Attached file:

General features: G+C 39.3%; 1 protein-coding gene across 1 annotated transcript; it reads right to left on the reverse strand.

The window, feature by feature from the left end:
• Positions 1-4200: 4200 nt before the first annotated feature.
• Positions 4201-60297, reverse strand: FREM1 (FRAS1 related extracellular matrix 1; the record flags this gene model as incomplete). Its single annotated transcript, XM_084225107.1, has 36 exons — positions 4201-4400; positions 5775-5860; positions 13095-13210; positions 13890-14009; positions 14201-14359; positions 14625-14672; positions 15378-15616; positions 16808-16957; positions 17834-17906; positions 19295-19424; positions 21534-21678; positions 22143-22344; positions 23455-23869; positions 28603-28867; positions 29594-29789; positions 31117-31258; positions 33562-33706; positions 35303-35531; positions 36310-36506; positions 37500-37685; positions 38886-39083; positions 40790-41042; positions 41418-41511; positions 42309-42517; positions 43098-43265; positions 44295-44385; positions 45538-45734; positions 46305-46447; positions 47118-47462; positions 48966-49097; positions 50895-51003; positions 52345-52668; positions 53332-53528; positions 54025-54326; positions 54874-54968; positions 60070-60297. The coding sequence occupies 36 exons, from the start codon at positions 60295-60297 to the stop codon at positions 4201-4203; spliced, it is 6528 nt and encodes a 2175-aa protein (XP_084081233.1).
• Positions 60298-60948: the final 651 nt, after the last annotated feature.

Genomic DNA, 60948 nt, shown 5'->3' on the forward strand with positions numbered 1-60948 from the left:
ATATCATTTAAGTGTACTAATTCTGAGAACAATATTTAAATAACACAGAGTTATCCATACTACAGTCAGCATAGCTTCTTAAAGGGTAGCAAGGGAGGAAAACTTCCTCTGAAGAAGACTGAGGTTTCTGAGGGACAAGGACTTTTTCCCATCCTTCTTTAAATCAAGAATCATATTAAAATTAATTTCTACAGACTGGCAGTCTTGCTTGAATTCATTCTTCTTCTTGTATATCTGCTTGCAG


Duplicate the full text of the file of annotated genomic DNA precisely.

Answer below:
General features: G+C 39.3%; 1 protein-coding gene across 1 annotated transcript; it reads right to left on the reverse strand.

The window, feature by feature from the left end:
• Positions 1-4200: 4200 nt before the first annotated feature.
• Positions 4201-60297, reverse strand: FREM1 (FRAS1 related extracellular matrix 1; the record flags this gene model as incomplete). Its single annotated transcript, XM_084225107.1, has 36 exons — positions 4201-4400; positions 5775-5860; positions 13095-13210; positions 13890-14009; positions 14201-14359; positions 14625-14672; positions 15378-15616; positions 16808-16957; positions 17834-17906; positions 19295-19424; positions 21534-21678; positions 22143-22344; positions 23455-23869; positions 28603-28867; positions 29594-29789; positions 31117-31258; positions 33562-33706; positions 35303-35531; positions 36310-36506; positions 37500-37685; positions 38886-39083; positions 40790-41042; positions 41418-41511; positions 42309-42517; positions 43098-43265; positions 44295-44385; positions 45538-45734; positions 46305-46447; positions 47118-47462; positions 48966-49097; positions 50895-51003; positions 52345-52668; positions 53332-53528; positions 54025-54326; positions 54874-54968; positions 60070-60297. The coding sequence occupies 36 exons, from the start codon at positions 60295-60297 to the stop codon at positions 4201-4203; spliced, it is 6528 nt and encodes a 2175-aa protein (XP_084081233.1).
• Positions 60298-60948: the final 651 nt, after the last annotated feature.

Genomic DNA, 60948 nt, shown 5'->3' on the forward strand with positions numbered 1-60948 from the left:
ATATCATTTAAGTGTACTAATTCTGAGAACAATATTTAAATAACACAGAGTTATCCATACTACAGTCAGCATAGCTTCTTAAAGGGTAGCAAGGGAGGAAAACTTCCTCTGAAGAAGACTGAGGTTTCTGAGGGACAAGGACTTTTTCCCATCCTTCTTTAAATCAAGAATCATATTAAAATTAATTTCTACAGACTGGCAGTCTTGCTTGAATTCATTCTTCTTCTTGTATATCTGCTTGCAG